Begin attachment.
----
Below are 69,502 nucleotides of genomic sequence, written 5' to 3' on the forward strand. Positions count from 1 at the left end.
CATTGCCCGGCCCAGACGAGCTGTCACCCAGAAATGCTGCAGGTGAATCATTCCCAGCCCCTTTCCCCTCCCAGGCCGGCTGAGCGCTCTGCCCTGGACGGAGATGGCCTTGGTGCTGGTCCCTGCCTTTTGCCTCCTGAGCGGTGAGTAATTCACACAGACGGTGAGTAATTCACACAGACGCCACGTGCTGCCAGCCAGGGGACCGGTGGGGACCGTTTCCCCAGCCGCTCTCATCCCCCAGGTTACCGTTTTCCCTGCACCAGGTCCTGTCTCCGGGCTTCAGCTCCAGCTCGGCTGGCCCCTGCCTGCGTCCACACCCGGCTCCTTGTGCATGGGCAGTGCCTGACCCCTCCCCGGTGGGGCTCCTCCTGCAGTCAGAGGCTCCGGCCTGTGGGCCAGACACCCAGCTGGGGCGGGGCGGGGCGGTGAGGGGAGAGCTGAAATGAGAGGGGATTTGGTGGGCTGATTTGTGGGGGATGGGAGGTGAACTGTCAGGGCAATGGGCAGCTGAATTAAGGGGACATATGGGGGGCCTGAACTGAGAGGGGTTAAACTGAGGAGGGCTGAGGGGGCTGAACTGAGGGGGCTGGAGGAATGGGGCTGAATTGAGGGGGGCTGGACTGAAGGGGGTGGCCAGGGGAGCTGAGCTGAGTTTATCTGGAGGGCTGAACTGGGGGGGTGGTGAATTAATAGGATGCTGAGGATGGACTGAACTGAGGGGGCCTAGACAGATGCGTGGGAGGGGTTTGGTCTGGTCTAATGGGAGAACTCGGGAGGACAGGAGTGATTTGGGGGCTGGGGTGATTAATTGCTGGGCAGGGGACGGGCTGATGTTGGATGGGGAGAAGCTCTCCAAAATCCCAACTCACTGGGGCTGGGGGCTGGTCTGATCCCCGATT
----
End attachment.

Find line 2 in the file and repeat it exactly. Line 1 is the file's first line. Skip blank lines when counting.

CATTGCCCGGCCCAGACGAGCTGTCACCCAGAAATGCTGCAGGTGAATCATTCCCAGCCCCTTTCCCCTCCCAGGCCGGCTGAGCGCTCTGCCCTGGACGGAGATGGCCTTGGTGCTGGTCCCTGCCTTTTGCCTCCTGAGCGGTGAGTAATTCACACAGACGGTGAGTAATTCACACAGACGCCACGTGCTGCCAGCCAGGGGACCGGTGGGGACCGTTTCCCCAGCCGCTCTCATCCCCCAGGTTACCGTTTTCCCTGCACCAGGTCCTGTCTCCGGGCTTCAGCTCCAGCTCGGCTGGCCCCTGCCTGCGTCCACACCCGGCTCCTTGTGCATGGGCAGTGCCTGACCCCTCCCCGGTGGGGCTCCTCCTGCAGTCAGAGGCTCCGGCCTGTGGGCCAGACACCCAGCTGGGGCGGGGCGGGGCGGTGAGGGGAGAGCTGAAATGAGAGGGGATTTGGTGGGCTGATTTGTGGGGGATGGGAGGTGAACTGTCAGGGCAATGGGCAGCTGAATTAAGGGGACATATGGGGGGCCTGAACTGAGAGGGGTTAAACTGAGGAGGGCTGAGGGGGCTGAACTGAGGGGGCTGGAGGAATGGGGCTGAATTGAGGGGGGCTGGACTGAAGGGGGTGGCCAGGGGAGCTGAGCTGAGTTTATCTGGAGGGCTGAACTGGGGGGGTGGTGAATTAATAGGATGCTGAGGATGGACTGAACTGAGGGGGCCTAGACAGATGCGTGGGAGGGGTTTGGTCTGGTCTAATGGGAGAACTCGGGAGGACAGGAGTGATTTGGGGGCTGGGGTGATTAATTGCTGGGCAGGGGACGGGCTGATGTTGGATGGGGAGAAGCTCTCCAAAATCCCAACTCACTGGGGCTGGGGGCTGGTCTGATCCCCGATT